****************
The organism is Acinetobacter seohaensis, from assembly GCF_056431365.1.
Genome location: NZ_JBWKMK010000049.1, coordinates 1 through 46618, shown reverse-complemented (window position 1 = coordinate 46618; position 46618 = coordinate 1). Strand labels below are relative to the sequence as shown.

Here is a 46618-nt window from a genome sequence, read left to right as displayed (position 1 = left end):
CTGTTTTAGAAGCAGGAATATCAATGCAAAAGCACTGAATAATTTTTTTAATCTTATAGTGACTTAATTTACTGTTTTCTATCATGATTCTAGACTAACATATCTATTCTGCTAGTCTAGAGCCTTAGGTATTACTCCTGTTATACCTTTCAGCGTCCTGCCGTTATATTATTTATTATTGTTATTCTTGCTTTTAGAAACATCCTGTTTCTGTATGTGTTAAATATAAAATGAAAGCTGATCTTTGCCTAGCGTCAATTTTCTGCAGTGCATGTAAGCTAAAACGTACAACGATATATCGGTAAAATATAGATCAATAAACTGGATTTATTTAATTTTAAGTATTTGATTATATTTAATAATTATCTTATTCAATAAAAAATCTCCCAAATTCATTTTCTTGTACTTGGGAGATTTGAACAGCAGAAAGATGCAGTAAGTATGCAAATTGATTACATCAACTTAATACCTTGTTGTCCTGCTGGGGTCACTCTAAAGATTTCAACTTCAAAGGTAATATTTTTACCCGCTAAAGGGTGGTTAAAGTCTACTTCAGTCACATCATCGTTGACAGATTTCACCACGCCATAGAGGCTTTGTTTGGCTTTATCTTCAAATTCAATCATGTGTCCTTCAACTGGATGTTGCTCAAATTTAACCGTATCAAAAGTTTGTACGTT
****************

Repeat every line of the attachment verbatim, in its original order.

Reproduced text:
The organism is Acinetobacter seohaensis, from assembly GCF_056431365.1.
Genome location: NZ_JBWKMK010000049.1, coordinates 1 through 46618, shown reverse-complemented (window position 1 = coordinate 46618; position 46618 = coordinate 1). Strand labels below are relative to the sequence as shown.

Here is a 46618-nt window from a genome sequence, read left to right as displayed (position 1 = left end):
CTGTTTTAGAAGCAGGAATATCAATGCAAAAGCACTGAATAATTTTTTTAATCTTATAGTGACTTAATTTACTGTTTTCTATCATGATTCTAGACTAACATATCTATTCTGCTAGTCTAGAGCCTTAGGTATTACTCCTGTTATACCTTTCAGCGTCCTGCCGTTATATTATTTATTATTGTTATTCTTGCTTTTAGAAACATCCTGTTTCTGTATGTGTTAAATATAAAATGAAAGCTGATCTTTGCCTAGCGTCAATTTTCTGCAGTGCATGTAAGCTAAAACGTACAACGATATATCGGTAAAATATAGATCAATAAACTGGATTTATTTAATTTTAAGTATTTGATTATATTTAATAATTATCTTATTCAATAAAAAATCTCCCAAATTCATTTTCTTGTACTTGGGAGATTTGAACAGCAGAAAGATGCAGTAAGTATGCAAATTGATTACATCAACTTAATACCTTGTTGTCCTGCTGGGGTCACTCTAAAGATTTCAACTTCAAAGGTAATATTTTTACCCGCTAAAGGGTGGTTAAAGTCTACTTCAGTCACATCATCGTTGACAGATTTCACCACGCCATAGAGGCTTTGTTTGGCTTTATCTTCAAATTCAATCATGTGTCCTTCAACTGGATGTTGCTCAAATTTAACCGTATCAAAAGTTTGTACGTT